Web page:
In his Friday newspaper column advocating an aquatics center, Matt Nash concedes to certain nostalgic feelings.
I am nostalgic for a bygone era when I use to spend hot summer afternoons cooling myself at the local municipal swimming pool. I lived within walking distance of our local swimming pool “Oasis” which was later remodeled and named for New Albany’s Olympic swimming hero Camille Wright, who was also a neighbor of mine. I believe that a future Olympic swimmer could possibly live in New Albany if only they had a facility where their love of swimming could be cultivated.
Even before Matt's column was published, there was a pragmatic answer to the lure of nostalgia, as articulated by Randy Smith (whose letter to the editor on this topic finally appeared in the newspaper, some ten days after NAC published it here).
Adults of our generation (and I believe I am now older than all but 2 council members) recall with gladness many sunny days gathered with our friends around a public pool. The public pool provided socialization, relief from the heat, a place to try out personalities, and a place to plant a marker along the sexual spectrum. Oh, and it provided some jobs to the children of the well-connected.I appreciate that Matt has young children who might vacate the house for exercise if a pool was nearby. But all of us don't swim, and as Bluegill among others has observed, with a neglected street grid unsafe to walk and bike, kids still would be driven in cars to get to the pool, somewhat defeating the purpose of encouraging an active life.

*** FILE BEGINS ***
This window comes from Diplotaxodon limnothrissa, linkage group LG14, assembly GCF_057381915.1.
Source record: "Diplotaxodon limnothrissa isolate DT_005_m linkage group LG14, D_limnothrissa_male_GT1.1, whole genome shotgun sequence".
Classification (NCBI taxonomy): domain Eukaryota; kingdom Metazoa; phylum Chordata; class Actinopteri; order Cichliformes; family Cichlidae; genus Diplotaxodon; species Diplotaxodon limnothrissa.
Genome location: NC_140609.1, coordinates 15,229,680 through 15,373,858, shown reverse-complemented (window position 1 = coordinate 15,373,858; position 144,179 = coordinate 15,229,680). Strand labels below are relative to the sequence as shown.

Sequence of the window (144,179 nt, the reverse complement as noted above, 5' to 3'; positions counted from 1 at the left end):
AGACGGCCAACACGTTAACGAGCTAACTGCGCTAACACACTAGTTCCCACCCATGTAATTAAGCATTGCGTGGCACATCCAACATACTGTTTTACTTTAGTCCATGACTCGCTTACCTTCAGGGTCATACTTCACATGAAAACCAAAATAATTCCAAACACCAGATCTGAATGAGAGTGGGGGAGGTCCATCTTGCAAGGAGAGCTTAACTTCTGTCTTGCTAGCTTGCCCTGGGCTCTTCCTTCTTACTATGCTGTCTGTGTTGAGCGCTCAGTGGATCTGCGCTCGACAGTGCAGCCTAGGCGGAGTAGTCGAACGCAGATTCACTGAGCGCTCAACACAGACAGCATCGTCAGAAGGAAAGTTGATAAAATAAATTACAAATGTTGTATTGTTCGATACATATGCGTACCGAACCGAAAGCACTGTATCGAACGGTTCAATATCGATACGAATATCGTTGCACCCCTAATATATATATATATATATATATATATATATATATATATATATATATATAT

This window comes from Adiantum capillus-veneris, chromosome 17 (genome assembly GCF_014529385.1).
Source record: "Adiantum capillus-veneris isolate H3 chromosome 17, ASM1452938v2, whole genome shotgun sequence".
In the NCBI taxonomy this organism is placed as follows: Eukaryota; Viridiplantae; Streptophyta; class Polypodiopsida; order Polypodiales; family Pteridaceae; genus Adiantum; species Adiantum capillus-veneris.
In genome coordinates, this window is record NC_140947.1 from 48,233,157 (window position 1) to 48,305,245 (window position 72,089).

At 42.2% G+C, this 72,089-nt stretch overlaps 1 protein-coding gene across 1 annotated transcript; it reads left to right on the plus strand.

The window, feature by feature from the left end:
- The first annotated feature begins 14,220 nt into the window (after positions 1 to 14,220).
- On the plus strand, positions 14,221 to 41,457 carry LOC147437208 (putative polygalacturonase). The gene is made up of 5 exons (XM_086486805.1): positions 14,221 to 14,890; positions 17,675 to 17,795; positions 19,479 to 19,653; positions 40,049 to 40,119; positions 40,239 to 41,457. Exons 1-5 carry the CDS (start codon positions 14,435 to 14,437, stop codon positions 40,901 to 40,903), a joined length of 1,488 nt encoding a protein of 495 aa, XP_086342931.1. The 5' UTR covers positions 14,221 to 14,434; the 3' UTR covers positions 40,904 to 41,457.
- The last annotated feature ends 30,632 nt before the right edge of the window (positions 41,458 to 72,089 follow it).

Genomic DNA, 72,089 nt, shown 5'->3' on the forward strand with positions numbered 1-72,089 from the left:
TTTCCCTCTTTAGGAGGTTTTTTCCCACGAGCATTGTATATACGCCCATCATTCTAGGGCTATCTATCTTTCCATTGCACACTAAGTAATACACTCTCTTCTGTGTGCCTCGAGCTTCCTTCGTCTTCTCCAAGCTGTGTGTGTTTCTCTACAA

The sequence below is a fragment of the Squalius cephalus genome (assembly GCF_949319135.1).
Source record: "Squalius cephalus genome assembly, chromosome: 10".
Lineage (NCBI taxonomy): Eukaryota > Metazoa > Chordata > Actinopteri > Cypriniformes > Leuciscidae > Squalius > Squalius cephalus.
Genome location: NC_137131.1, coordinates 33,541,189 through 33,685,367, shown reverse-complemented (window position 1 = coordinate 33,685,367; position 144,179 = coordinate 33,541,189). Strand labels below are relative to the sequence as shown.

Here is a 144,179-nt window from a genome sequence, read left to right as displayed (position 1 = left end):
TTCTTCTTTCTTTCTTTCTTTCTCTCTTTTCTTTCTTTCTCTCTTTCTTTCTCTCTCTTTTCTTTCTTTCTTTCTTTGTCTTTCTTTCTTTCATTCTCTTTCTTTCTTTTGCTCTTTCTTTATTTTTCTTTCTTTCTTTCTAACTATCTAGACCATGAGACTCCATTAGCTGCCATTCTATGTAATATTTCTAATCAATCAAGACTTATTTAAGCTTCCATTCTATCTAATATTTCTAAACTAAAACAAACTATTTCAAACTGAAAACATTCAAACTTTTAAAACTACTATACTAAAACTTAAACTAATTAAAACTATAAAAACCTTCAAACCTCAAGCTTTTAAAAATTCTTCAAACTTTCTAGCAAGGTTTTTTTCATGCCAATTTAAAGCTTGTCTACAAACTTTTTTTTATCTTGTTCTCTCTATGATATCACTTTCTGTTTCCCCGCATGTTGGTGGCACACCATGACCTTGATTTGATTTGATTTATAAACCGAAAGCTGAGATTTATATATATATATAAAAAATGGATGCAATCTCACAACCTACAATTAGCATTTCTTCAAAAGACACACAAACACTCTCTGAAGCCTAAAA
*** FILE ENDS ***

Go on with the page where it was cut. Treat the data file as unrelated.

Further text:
I’m sure there’s an element of “if only” in the calculations of pool supporters. If only we had a public pool, our drug problems would be more manageable. The sheer escape from stress would promote happiness and decrease crime. If only we had a pool, people would again take pride in our city.
Given the world as it is today, will parents let their children go to a pool unescorted? Would the pool even permit it?
Sorry, but although we generally agree, I must disagree with Matt on this one. It just isn't a strong argument to insist that a silent majority will utilize such a facility, if only we build it.
Perhaps a petition or survey would help?
Or a YMCA-like membership drive and donation campaign before ground is broken?
Just something to indicate a demand which thus far isn't registering.